These are tough times for investors who look for cheap companies. The Dow and S&P 500 jump from high to high but this boom is credit driven; it's the result of the monetary easing policy of the major Federal Reserve Banks in the world.
The good thing is that we can buy stocks in every market situation, whether the market has a P/E level of 30 or 10. What we need to is to look at solid growth for the single stock and not to overpay the future prospects of an asset.
When I look at the market today, I see that the financial sector, conglomerates and basic material stocks are the cheapest valuated ones in terms of forward P/E but the highest growth is predicted for the Services and Technology sector, both have the highest P/E ratios.
Tech stocks have made many people rich but if you remember times back to the dot.com bubble in 2000, many investors and private dealers lost their money because they believed that their super high-fly stock could change the world.
Facebook, Twitter and Google dominating our world today, but will they do it in 10 or 20 years too? For sure, Microsoft has survived over 40 years. Oracle, IBM and Apple developed also into dominant players and have created a long-term track record but technology is a fast changing business. You can make billions in a year but also lose all your money in the next half decade.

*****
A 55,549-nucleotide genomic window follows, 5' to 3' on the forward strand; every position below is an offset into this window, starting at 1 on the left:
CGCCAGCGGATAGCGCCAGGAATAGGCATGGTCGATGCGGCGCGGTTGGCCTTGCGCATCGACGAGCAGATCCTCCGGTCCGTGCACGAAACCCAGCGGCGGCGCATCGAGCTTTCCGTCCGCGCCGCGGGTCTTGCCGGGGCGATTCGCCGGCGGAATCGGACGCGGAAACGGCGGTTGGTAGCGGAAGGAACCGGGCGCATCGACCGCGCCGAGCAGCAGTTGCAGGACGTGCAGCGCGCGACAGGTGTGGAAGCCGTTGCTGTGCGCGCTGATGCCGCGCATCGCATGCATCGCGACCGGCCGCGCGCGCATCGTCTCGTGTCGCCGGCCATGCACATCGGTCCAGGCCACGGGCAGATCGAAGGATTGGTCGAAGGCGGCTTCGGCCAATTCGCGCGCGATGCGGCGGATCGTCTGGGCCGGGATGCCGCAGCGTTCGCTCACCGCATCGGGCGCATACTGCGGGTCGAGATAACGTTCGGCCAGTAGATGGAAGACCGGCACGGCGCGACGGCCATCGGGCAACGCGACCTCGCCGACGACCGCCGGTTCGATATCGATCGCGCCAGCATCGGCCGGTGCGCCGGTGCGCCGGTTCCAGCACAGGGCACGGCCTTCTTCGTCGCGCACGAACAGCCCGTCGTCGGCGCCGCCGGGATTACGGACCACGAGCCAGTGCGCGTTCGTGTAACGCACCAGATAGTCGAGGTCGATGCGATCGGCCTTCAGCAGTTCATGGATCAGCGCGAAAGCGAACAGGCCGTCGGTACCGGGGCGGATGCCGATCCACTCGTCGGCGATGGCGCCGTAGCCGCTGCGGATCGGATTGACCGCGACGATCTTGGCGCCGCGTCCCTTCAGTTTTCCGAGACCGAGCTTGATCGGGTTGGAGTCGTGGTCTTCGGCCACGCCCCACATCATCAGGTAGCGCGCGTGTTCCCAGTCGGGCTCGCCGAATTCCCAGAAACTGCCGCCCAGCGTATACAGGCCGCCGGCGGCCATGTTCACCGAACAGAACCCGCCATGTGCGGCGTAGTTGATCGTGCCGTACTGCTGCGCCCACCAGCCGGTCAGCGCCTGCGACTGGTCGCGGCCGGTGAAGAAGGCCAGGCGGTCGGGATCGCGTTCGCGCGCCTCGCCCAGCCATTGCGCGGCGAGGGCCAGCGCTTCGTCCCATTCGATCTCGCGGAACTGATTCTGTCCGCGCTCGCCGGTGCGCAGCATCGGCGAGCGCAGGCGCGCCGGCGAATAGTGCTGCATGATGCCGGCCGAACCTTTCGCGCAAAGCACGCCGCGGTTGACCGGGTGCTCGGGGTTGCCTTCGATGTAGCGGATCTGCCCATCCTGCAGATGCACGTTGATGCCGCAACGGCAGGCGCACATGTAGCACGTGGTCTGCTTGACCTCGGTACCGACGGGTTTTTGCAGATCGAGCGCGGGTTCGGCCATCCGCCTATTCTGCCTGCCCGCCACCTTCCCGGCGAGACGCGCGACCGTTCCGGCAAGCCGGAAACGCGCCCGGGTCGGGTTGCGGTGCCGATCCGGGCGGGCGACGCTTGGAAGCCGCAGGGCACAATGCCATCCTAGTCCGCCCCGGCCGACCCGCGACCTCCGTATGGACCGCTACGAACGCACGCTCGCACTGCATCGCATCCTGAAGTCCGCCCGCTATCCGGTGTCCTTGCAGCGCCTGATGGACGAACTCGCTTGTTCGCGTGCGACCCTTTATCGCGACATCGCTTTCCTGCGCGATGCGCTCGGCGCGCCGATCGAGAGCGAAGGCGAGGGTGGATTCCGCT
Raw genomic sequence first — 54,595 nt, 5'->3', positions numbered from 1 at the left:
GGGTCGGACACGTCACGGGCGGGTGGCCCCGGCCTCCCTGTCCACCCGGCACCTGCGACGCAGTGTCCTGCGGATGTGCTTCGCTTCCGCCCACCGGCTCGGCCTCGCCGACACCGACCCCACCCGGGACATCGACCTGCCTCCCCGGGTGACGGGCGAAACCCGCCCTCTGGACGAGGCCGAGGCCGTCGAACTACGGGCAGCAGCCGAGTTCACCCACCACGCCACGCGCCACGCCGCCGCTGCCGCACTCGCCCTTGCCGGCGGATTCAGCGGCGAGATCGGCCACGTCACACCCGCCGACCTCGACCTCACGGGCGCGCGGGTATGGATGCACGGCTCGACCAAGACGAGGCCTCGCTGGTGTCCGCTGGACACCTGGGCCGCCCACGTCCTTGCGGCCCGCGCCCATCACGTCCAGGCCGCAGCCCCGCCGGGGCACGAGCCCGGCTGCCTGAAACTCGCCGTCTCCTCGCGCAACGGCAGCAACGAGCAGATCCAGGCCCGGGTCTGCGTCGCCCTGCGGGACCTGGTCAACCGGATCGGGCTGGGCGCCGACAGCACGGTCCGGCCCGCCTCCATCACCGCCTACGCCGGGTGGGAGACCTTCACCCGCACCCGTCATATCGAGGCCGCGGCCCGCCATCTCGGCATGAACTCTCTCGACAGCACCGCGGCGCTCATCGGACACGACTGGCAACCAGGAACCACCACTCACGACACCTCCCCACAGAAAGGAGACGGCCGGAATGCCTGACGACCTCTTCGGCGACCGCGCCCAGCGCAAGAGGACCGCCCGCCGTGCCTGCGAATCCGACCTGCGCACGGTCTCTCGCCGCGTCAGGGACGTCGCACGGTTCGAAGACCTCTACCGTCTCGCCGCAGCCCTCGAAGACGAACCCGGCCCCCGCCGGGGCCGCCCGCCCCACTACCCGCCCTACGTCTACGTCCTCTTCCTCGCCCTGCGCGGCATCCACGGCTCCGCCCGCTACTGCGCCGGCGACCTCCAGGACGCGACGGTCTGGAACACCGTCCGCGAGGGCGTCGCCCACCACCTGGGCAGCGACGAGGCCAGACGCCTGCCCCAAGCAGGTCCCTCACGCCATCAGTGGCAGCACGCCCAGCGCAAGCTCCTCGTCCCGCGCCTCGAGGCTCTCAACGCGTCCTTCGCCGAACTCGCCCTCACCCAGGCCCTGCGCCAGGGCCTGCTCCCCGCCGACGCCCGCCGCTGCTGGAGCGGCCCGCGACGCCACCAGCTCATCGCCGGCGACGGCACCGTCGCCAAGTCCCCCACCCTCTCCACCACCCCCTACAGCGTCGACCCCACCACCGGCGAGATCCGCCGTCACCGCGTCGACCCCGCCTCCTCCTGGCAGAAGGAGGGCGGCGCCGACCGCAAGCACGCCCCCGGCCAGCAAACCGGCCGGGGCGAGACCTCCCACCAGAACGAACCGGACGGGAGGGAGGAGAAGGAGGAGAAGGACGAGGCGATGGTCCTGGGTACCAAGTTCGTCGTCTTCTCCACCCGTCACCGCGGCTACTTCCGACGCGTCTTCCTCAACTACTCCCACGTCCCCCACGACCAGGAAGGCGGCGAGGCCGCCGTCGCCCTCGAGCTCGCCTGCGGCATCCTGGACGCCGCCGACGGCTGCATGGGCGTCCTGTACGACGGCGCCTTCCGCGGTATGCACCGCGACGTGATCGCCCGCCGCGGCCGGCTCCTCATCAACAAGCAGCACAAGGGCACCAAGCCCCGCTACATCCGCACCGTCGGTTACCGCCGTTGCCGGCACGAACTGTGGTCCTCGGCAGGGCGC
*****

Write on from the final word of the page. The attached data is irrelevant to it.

I own some of the old school technology stocks too but I don't like to pay for the uncertain future of the company more than it makes sense in an economic view. I will not pay 500 times of sales today because of the company's next revolutionary product from which I don’t know how it works.
I want dividends and a fair chance to make an 8 percent or more return, nothing else. The market has enough opportunities to realize this aim and it is easy to succeed.
I've found a new screener on Morningstar but he seems only to work with Canadian and US Stocks. Morningstar has a great classification of the company, from financial healthy to growth, so I tested it.
Today, I was looking for fairly valuated growth stocks with a good dividend yield. In addition, 5-Year expected earnings growth should be over 8 percent.
The screen delivered 25 results and my focus is still on consumer stocks, also non-cyclical dividend payer.
Below are 5 of my favorite picks. Do you like some of them? Please let me know what you think from the screen.